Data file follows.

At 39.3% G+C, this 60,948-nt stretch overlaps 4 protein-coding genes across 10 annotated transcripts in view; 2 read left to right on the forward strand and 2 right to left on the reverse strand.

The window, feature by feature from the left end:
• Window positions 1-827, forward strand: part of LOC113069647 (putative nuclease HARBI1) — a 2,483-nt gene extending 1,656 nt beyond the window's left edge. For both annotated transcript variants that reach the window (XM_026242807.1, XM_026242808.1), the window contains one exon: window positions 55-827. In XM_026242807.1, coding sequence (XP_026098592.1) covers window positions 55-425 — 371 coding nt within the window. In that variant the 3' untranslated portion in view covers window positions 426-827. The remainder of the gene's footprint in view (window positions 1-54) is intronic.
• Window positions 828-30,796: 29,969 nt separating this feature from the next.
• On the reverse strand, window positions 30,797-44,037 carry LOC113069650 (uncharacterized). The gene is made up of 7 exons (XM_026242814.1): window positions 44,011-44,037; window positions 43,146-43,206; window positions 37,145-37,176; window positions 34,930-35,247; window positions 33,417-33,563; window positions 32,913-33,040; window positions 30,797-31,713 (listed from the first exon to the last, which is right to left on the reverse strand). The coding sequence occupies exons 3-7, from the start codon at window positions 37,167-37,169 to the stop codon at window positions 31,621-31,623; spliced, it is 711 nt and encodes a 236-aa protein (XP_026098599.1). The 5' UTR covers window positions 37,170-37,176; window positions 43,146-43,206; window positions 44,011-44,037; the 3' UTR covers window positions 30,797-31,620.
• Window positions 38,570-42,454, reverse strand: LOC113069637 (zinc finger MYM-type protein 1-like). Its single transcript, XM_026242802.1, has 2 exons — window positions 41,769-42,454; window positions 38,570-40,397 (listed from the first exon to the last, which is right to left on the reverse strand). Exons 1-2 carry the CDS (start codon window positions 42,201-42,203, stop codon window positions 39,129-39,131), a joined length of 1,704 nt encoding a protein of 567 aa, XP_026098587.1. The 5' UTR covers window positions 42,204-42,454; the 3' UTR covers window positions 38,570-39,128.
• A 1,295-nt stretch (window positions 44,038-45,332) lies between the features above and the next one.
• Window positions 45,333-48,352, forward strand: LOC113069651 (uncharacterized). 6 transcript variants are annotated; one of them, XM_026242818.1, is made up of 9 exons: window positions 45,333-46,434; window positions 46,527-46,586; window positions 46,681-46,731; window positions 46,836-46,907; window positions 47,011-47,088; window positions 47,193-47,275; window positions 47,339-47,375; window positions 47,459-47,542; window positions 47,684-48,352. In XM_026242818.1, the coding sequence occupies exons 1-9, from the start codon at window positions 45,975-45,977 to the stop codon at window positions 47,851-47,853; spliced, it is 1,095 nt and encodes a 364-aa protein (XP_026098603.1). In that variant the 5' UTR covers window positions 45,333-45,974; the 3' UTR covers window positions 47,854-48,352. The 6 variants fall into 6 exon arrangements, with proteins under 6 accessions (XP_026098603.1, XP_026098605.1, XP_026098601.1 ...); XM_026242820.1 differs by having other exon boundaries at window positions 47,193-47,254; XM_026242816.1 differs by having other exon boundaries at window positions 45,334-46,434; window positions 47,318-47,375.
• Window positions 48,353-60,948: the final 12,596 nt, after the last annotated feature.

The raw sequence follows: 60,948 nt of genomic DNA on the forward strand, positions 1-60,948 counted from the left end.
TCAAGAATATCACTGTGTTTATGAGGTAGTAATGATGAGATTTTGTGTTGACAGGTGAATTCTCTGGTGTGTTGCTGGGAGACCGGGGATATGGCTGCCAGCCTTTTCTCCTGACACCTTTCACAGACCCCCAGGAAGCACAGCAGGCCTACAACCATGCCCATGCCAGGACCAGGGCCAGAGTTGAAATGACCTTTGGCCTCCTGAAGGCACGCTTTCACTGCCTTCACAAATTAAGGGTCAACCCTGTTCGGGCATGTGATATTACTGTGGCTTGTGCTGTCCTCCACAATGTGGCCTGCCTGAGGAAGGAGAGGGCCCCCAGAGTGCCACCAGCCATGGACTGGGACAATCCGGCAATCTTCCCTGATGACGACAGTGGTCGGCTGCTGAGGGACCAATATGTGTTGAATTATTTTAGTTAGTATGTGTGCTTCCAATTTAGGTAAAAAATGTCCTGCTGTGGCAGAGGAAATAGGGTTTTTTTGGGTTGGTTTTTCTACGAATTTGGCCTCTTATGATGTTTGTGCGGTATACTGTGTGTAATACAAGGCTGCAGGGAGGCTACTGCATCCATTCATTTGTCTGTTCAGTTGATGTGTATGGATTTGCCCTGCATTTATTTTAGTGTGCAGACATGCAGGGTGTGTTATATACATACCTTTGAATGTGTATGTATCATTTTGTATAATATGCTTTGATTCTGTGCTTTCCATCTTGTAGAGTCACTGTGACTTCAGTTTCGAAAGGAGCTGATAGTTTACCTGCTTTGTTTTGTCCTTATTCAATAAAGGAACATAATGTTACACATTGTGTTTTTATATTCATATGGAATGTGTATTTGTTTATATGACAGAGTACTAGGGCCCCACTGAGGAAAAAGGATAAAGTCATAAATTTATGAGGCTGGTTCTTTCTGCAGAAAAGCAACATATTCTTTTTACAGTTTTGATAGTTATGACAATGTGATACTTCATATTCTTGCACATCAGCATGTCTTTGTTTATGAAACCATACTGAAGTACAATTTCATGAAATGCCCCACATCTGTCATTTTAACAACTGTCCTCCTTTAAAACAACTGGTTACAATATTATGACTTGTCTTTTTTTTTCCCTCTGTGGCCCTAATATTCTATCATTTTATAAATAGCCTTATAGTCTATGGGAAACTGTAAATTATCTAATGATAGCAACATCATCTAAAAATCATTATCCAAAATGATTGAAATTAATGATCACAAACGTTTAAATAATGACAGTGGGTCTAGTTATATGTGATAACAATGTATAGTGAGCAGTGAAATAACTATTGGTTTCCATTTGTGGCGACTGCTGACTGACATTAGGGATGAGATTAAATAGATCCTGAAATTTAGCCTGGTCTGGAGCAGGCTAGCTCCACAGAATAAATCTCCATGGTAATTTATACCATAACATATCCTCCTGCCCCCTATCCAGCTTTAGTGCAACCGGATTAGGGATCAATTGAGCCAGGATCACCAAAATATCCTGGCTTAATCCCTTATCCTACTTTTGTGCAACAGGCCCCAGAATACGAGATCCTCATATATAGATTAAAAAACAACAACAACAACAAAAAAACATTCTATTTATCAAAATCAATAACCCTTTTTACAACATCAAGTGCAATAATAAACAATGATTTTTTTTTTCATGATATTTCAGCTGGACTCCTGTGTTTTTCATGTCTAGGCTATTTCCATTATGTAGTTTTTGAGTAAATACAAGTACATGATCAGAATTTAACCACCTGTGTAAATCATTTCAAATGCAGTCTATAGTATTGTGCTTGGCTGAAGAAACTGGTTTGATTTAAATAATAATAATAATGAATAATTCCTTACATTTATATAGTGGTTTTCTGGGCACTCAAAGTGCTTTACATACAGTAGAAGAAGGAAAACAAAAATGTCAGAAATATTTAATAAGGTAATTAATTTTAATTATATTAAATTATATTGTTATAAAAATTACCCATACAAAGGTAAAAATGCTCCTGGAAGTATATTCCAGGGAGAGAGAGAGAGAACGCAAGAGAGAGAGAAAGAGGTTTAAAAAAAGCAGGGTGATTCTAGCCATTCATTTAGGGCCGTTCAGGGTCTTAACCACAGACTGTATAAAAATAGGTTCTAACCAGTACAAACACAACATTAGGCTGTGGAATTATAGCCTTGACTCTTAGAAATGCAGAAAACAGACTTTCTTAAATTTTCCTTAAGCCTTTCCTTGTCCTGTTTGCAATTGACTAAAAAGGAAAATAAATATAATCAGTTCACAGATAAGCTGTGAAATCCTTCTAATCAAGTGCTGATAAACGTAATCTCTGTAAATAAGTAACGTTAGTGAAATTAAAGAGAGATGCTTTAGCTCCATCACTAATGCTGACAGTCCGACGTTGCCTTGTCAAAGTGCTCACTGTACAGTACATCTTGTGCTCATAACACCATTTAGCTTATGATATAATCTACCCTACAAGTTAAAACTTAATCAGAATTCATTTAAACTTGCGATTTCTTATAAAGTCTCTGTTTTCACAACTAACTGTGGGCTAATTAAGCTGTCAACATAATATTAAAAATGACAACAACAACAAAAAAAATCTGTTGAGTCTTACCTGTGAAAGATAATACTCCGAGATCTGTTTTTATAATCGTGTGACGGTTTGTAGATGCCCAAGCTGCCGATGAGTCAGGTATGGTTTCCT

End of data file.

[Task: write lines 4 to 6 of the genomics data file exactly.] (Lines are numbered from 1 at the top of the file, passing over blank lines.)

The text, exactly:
• Window positions 828-30,796: 29,969 nt separating this feature from the next.
• On the reverse strand, window positions 30,797-44,037 carry LOC113069650 (uncharacterized). The gene is made up of 7 exons (XM_026242814.1): window positions 44,011-44,037; window positions 43,146-43,206; window positions 37,145-37,176; window positions 34,930-35,247; window positions 33,417-33,563; window positions 32,913-33,040; window positions 30,797-31,713 (listed from the first exon to the last, which is right to left on the reverse strand). The coding sequence occupies exons 3-7, from the start codon at window positions 37,167-37,169 to the stop codon at window positions 31,621-31,623; spliced, it is 711 nt and encodes a 236-aa protein (XP_026098599.1). The 5' UTR covers window positions 37,170-37,176; window positions 43,146-43,206; window positions 44,011-44,037; the 3' UTR covers window positions 30,797-31,620.
• Window positions 38,570-42,454, reverse strand: LOC113069637 (zinc finger MYM-type protein 1-like). Its single transcript, XM_026242802.1, has 2 exons — window positions 41,769-42,454; window positions 38,570-40,397 (listed from the first exon to the last, which is right to left on the reverse strand). Exons 1-2 carry the CDS (start codon window positions 42,201-42,203, stop codon window positions 39,129-39,131), a joined length of 1,704 nt encoding a protein of 567 aa, XP_026098587.1. The 5' UTR covers window positions 42,204-42,454; the 3' UTR covers window positions 38,570-39,128.